Buried Together with Their Brothers

Then the Christian men doubted of the word that St. Cosmo had said, that his brother should not be buried with him, and as they thought thereon there came a voice which cried and said: They be all of one substance, bury them all together in one place. And they suffered death under Diocletian about the year of our Lord two hundred and eighty-seven.

Miracles of Saints Cosmas and Damian

The Husbandman and the Snake

It happened that a husbandman after that he had laboured in the field about reaping of his corn, he slept with open mouth in the field, and a serpent entered by his mouth into his body. Then he awoke and felt nothing, and after returned into his house. And at even he began to be tormented and cried piteously, and called unto his help the holy saints of God, Cosmo and Damian, and when the pain and anguish increased he went to the church of the saints, and fell suddenly asleep, and then the serpent issued out of his mouth like as it had entered.

The Woman Attacked by the Devil

There was a man that should have gone a long voyage, and recommended his wife to Cosmo and Damian, and left a token with her that, if he sent for her by that token she should come to him. And the devil knew well the token, and transfigured himself in the form of a man, and brought to the woman the sign of her husband and said: Thine husband hath sent me from that city to thee for to lead thee to him.

And yet she doubted for to go with him and said: I know well the token, but because he left me in the keeping of the saints Cosmo and Damian, swear to me upon their altar that thou shalt bring me to him surely, and then I shall go with thee.

And he sware like as she had said. Then she followed him. And when she came in a secret place the devil would have thrown her down off her horse for to have slain her. And when she felt that, she cried to God and to the saints Cosmo and Damian for help, and anon these saints were there with a great multitude clothed in white, and delivered her, and the devil vanished away. And they said to her: We be Cosmo and Damian, to whose oath thou believedest, therefore we have hied us to come to thine help.

The Man With the Cankered Thigh

Felix, the eighth pope after St. Gregory, did do make a noble church at Rome of the saints Cosmo and Damian, and there was a man which served devoutly the holy martyrs in that church, who a canker had consumed all his thigh. And as he slept, the holy martyrs Cosmo and Damian, appeared to him their devout servant, bringing with them an instrument and ointment of whom that one said to that other: Where shall we have flesh when we have cut away the rotten flesh to fill the void place?

Then that other said to him: There is an Ethiopian that this day is buried in the churchyard of St. Peter ad Vincula, which is yet fresh, let us bear this thither, and take we out of that morian's flesh and fill this place withal.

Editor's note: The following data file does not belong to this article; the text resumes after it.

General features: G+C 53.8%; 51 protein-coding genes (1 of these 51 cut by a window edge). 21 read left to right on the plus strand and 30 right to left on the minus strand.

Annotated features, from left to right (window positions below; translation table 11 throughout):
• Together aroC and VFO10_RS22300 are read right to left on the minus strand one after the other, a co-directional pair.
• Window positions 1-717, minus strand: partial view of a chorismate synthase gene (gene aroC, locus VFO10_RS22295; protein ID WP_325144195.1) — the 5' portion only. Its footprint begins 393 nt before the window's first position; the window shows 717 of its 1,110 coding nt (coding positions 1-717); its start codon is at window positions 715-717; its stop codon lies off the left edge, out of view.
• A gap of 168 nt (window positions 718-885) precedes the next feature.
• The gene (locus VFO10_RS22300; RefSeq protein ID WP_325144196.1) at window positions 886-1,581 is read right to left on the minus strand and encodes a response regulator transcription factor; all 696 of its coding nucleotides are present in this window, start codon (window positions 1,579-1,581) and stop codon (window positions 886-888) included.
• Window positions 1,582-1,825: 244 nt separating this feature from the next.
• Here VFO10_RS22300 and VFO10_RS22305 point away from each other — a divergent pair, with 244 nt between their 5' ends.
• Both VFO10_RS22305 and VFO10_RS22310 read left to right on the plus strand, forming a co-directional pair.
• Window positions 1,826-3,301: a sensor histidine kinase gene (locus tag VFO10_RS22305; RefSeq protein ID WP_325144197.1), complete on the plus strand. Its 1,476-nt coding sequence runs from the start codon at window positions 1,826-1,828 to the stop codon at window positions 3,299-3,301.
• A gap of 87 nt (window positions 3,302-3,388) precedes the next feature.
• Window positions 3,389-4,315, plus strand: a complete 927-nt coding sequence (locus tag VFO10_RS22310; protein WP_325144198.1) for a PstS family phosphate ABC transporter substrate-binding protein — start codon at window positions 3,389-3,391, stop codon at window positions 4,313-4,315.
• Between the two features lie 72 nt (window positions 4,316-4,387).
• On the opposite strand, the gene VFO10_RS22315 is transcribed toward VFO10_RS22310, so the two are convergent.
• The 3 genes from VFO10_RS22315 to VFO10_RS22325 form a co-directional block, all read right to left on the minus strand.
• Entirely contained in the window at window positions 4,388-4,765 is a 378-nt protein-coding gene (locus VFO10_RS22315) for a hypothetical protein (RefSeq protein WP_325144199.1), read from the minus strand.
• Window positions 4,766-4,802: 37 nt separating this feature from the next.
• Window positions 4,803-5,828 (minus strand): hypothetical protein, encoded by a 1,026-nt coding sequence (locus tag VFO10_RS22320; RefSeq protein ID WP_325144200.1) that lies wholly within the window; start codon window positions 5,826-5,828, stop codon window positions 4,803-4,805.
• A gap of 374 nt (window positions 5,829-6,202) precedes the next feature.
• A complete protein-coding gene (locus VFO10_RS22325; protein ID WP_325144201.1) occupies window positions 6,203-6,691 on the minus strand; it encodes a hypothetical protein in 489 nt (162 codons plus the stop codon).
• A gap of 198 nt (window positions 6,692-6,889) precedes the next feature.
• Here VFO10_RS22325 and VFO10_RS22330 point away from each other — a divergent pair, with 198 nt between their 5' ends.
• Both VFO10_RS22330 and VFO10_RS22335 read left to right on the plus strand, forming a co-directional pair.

And so they fetched the thigh of the sick man and so changed that one for that other. And when the sick man awoke and felt no pain, he put forth his hand and felt his leg without hurt, and then took a candle, and saw well that it was not his thigh, but that it was another. And when he was well come to himself, he sprang out of his bed for joy, and recounted to all the people how it was happed to him, and that which he had seen in his sleep, and how he was healed. And they sent hastily to the tomb of the dead man, and found the thigh of him cut off, and that other thigh in the tomb instead of his.

Then let us pray unto these holy martyrs to be our succour and help in all our hurts, blechures and sores, and that by their merits after this life we may come to everlasting bliss in heaven. Amen.


The iconography of Saints Cosmas and Damian is available at the Christian iconography website.

For other saints, see the index to this Golden Legend website.

Scanned by Robert Blackmon. bob_blackmon@mindspring.com.

This text was taken from the Internet Medieval Source Book. The Sourcebook is a collection of public domain and copy-permitted texts related to medieval and Byzantine history.

Permission is granted for electronic copying, distribution in print form for educational purposes and personal use. If you do reduplicate the document, indicate the source. No permission is granted for commercial use.

E-text Paul Halsall, September 2000
halsall@fordham.edu

Reformatted with paragraphs, rubrics, italics, and explanatory insertions by Richard Stracke, rstracke@aug.edu